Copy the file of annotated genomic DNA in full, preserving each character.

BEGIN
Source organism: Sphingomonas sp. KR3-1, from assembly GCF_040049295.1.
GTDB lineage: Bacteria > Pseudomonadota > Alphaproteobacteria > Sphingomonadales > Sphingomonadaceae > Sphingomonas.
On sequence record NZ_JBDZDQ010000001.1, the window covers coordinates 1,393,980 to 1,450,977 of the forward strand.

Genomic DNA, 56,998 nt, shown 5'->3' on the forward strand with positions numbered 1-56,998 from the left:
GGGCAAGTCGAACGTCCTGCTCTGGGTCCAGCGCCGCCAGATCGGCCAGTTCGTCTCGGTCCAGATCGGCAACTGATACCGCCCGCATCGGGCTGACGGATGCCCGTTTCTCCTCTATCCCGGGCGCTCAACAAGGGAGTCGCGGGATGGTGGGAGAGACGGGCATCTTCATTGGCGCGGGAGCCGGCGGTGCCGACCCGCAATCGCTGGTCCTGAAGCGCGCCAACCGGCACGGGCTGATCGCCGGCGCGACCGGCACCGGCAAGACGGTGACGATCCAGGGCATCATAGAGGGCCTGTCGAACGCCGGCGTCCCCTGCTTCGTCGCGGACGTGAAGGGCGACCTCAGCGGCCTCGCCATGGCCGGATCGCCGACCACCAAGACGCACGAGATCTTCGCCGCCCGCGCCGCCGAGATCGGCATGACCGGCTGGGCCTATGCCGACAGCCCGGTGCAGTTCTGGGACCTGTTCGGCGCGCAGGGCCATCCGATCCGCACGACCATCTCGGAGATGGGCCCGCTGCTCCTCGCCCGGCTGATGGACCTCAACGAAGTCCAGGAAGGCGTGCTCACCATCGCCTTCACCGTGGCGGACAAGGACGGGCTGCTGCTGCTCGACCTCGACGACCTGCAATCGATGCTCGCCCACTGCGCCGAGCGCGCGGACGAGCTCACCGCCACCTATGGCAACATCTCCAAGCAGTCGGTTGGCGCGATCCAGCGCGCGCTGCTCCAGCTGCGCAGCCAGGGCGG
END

Source organism: Sphingomonas sp. KR3-1, from assembly GCF_040049295.1.
GTDB lineage: Bacteria > Pseudomonadota > Alphaproteobacteria > Sphingomonadales > Sphingomonadaceae > Sphingomonas.
On sequence record NZ_JBDZDQ010000001.1, the window covers coordinates 1,393,980 to 1,450,977 of the forward strand.

Genomic DNA, 56,998 nt, shown 5'->3' on the forward strand with positions numbered 1-56,998 from the left:
GGGCAAGTCGAACGTCCTGCTCTGGGTCCAGCGCCGCCAGATCGGCCAGTTCGTCTCGGTCCAGATCGGCAACTGATACCGCCCGCATCGGGCTGACGGATGCCCGTTTCTCCTCTATCCCGGGCGCTCAACAAGGGAGTCGCGGGATGGTGGGAGAGACGGGCATCTTCATTGGCGCGGGAGCCGGCGGTGCCGACCCGCAATCGCTGGTCCTGAAGCGCGCCAACCGGCACGGGCTGATCGCCGGCGCGACCGGCACCGGCAAGACGGTGACGATCCAGGGCATCATAGAGGGCCTGTCGAACGCCGGCGTCCCCTGCTTCGTCGCGGACGTGAAGGGCGACCTCAGCGGCCTCGCCATGGCCGGATCGCCGACCACCAAGACGCACGAGATCTTCGCCGCCCGCGCCGCCGAGATCGGCATGACCGGCTGGGCCTATGCCGACAGCCCGGTGCAGTTCTGGGACCTGTTCGGCGCGCAGGGCCATCCGATCCGCACGACCATCTCGGAGATGGGCCCGCTGCTCCTCGCCCGGCTGATGGACCTCAACGAAGTCCAGGAAGGCGTGCTCACCATCGCCTTCACCGTGGCGGACAAGGACGGGCTGCTGCTGCTCGACCTCGACGACCTGCAATCGATGCTCGCCCACTGCGCCGAGCGCGCGGACGAGCTCACCGCCACCTATGGCAACATCTCCAAGCAGTCGGTTGGCGCGATCCAGCGCGCGCTGCTCCAGCTGCGCAGCCAGGGCGG